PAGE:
NASA advances plan to commercialize International Space Station

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Axiom Space habitat modules are depicted attached to the International Space Station as part of NASA’s plan to further commercialize work in low Earth orbit.

 

ORLANDO, Fla., Oct. 12 (UPI) — The planned launch of a private commercial airlock to the International Space Station in November will accelerate NASA’s plan to turn the station into a hub of private industry, space agency officials said.

The commercialization plan also includes the launch of a private habitat and laboratory by 2024 and a project NASA Administrator Jim Bridenstine announced on Twitter in May in which actor Tom Cruise will film a movie in space.

The 20-year-old space station may even have a private citizen on board again for the first time in years in late 2021, according to Phil McAlister, NASA’s director of commercial spaceflight. It’s part of a plan to wean the space station off NASA’s public funding of $3 billion to $4 billion per year.

“We expanded the scope and range of activities that can be done on ISS,” McAlister said in an interview earlier this year. “We carved out resources — power, oxygen, data — and we know we can support a paying customer, probably twice a year for up to a month.”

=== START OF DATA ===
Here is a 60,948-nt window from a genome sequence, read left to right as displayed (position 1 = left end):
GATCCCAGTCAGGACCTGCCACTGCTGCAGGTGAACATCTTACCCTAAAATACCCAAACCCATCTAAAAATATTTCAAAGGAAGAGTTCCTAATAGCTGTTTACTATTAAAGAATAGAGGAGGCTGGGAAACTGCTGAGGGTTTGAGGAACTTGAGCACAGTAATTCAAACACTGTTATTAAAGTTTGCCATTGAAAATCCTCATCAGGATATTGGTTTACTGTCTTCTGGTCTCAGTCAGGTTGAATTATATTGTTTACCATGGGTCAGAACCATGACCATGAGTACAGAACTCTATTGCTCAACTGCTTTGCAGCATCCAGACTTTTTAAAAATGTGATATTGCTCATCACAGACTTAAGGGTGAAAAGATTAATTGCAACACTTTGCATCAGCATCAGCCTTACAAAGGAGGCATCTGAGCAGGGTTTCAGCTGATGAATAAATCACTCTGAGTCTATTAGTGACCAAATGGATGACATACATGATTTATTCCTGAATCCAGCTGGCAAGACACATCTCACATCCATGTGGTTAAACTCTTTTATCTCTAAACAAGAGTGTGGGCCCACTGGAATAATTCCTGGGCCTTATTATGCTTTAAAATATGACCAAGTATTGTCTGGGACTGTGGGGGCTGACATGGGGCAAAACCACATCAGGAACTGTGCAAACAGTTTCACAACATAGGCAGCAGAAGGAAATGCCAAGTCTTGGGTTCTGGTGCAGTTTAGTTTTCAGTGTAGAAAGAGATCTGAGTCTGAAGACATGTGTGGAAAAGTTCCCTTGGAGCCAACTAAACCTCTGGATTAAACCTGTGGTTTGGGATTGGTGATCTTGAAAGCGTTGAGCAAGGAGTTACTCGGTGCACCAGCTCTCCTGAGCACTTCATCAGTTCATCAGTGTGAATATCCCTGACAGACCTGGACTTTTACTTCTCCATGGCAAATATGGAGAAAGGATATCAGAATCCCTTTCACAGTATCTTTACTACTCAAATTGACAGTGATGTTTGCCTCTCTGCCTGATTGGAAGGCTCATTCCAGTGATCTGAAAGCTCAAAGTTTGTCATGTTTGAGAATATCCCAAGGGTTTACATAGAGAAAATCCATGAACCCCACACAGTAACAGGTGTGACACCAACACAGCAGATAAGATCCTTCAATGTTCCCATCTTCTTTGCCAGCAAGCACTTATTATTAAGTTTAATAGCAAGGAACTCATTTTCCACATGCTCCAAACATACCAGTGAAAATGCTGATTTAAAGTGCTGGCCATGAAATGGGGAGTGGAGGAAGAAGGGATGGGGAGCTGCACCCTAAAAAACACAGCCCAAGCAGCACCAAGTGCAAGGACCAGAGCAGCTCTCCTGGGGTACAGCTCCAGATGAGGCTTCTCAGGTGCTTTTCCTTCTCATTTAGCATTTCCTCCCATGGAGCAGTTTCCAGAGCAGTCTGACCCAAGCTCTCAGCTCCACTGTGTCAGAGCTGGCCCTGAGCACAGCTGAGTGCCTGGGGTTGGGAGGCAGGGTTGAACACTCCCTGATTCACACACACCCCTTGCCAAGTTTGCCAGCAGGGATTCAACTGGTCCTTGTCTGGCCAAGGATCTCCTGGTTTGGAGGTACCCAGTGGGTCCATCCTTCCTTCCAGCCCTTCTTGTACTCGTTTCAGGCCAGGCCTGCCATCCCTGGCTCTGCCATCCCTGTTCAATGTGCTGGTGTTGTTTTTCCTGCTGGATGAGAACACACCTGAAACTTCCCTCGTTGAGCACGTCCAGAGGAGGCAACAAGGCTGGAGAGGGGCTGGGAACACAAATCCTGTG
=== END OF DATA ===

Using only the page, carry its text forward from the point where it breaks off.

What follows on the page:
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Here are all the ways to visit space this decade (if you’re extremely rich)

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Glamping in zero gravity will cost a few millions bucks at least.

Have you always dreamt of leaving Earth? Are you a member of the two, or better yet three commas club? Well it’s a great time to be alive because after decades of delays, the space tourism industry may finally be taking off. Not just the kind Dennis Tito pioneered in 2001, where you buy a ticket from the Russian government to visit the International Space Station (ISS), but real honest-to-goodness free market tourism with multiple private companies vying to turn your hard-earned millions into an out-of-this-world experience.

SpaceX, which is preparing to launch astronauts to the ISS any month now in its newly human-rated Crew Dragon capsule, announced last week that NASA won’t be the only paying customer for its new vehicle. The private company is also offering to launch up to four private citizens into orbit in late 2021 or 2022. And SpaceX is far from the only company on the verge of starting space tourism operations. Here’s a primer to where and when you can go, and how much it might cost you.

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